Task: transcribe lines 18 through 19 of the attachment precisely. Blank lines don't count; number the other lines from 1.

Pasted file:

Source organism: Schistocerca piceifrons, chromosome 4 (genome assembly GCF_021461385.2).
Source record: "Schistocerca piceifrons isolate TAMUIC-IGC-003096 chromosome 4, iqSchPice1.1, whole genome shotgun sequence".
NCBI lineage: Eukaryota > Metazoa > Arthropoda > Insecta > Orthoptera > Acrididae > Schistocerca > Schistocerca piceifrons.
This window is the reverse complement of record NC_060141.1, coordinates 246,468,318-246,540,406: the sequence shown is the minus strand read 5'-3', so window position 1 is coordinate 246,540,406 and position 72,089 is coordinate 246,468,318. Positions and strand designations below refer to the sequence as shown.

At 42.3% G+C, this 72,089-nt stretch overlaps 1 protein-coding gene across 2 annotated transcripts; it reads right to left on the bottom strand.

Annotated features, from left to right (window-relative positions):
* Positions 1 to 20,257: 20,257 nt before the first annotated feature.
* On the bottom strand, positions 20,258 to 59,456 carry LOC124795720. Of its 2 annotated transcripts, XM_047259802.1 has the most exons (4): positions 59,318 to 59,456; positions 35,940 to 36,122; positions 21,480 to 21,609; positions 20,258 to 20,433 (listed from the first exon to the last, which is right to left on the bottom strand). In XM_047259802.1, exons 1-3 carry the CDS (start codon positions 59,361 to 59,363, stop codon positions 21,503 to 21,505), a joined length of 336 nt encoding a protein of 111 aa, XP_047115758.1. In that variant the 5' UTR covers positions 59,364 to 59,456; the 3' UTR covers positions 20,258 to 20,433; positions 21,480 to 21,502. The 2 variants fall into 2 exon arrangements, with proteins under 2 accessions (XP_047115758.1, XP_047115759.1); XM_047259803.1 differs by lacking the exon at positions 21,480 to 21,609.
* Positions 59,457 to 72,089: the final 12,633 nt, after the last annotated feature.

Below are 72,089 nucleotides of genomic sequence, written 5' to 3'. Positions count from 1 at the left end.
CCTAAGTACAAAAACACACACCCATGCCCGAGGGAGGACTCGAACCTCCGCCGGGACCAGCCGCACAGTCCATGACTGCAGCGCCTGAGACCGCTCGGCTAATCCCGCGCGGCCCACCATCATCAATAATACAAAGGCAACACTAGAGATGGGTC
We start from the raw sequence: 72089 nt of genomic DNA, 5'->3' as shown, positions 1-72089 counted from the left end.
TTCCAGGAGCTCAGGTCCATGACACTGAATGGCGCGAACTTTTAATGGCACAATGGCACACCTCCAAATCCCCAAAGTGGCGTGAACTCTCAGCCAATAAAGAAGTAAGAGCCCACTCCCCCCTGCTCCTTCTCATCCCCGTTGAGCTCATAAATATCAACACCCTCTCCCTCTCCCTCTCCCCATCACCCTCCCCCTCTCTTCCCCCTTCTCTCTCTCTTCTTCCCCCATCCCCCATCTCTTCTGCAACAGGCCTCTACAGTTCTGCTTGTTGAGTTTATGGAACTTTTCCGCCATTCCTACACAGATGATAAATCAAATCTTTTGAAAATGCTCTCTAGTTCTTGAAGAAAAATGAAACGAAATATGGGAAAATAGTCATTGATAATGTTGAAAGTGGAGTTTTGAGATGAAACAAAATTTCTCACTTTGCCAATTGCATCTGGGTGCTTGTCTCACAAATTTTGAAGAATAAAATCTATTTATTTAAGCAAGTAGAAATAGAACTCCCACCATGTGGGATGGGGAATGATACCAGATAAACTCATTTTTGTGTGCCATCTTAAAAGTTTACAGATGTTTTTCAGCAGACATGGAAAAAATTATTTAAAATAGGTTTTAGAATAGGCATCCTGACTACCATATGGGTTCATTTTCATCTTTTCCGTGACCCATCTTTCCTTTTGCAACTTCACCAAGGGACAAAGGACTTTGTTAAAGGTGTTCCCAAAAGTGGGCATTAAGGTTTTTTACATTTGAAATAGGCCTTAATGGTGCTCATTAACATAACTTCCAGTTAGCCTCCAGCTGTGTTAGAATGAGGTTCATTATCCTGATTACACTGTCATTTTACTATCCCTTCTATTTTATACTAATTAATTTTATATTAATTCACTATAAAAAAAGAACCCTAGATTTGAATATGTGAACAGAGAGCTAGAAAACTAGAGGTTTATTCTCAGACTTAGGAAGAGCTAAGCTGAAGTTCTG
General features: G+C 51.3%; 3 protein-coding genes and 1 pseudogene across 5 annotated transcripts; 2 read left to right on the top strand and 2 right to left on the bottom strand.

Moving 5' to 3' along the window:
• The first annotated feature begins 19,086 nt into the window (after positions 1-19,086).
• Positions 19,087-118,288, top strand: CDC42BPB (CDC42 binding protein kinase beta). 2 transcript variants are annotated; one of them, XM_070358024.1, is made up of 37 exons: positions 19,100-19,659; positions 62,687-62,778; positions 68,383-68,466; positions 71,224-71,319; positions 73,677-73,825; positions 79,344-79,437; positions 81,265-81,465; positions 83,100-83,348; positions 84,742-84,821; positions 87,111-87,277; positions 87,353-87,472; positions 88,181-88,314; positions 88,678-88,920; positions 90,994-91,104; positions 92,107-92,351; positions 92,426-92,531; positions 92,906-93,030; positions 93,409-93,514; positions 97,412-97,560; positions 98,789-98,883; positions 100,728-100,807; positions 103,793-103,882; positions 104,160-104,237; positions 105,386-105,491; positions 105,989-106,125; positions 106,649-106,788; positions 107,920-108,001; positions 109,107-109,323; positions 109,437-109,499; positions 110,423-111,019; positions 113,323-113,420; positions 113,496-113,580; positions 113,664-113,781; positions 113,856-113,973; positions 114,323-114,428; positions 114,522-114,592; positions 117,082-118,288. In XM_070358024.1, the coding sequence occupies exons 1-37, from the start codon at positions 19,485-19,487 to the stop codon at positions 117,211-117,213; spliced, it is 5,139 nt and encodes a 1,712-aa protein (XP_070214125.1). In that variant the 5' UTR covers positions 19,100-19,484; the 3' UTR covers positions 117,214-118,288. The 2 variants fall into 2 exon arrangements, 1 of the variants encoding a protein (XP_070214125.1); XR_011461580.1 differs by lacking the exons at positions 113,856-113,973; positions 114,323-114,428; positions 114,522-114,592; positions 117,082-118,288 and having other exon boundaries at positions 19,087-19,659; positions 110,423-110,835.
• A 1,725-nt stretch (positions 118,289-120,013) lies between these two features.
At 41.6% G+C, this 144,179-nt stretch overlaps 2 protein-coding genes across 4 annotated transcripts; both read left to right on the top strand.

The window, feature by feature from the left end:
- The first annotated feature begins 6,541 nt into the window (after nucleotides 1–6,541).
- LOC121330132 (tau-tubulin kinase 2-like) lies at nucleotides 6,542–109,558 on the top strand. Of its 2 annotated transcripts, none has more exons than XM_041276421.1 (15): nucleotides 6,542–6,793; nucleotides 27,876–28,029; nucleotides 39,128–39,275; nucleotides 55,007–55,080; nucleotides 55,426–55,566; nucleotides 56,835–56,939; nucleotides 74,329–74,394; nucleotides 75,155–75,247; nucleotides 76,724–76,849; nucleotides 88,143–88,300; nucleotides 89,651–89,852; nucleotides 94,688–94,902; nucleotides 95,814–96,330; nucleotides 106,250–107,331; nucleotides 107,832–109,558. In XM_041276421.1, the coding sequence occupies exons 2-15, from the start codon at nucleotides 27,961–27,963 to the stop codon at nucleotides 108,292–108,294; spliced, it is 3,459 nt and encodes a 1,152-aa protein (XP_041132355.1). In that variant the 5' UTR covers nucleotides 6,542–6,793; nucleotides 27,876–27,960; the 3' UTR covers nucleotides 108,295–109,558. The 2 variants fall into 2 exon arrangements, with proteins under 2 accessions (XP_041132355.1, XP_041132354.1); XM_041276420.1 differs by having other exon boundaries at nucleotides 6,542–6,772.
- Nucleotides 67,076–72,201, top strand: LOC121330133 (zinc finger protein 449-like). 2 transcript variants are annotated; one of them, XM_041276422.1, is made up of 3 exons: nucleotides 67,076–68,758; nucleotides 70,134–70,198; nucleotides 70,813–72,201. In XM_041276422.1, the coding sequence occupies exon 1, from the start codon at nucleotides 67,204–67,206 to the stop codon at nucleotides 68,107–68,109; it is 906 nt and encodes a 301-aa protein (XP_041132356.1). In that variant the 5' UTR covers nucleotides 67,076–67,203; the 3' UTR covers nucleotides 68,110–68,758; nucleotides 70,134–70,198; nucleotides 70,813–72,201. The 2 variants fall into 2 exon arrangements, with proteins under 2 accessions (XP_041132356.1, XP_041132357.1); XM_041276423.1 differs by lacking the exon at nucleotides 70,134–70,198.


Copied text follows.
• A 1,725-nt stretch (positions 118,289-120,013) lies between these two features.
At 41.6% G+C, this 144,179-nt stretch overlaps 2 protein-coding genes across 4 annotated transcripts; both read left to right on the top strand.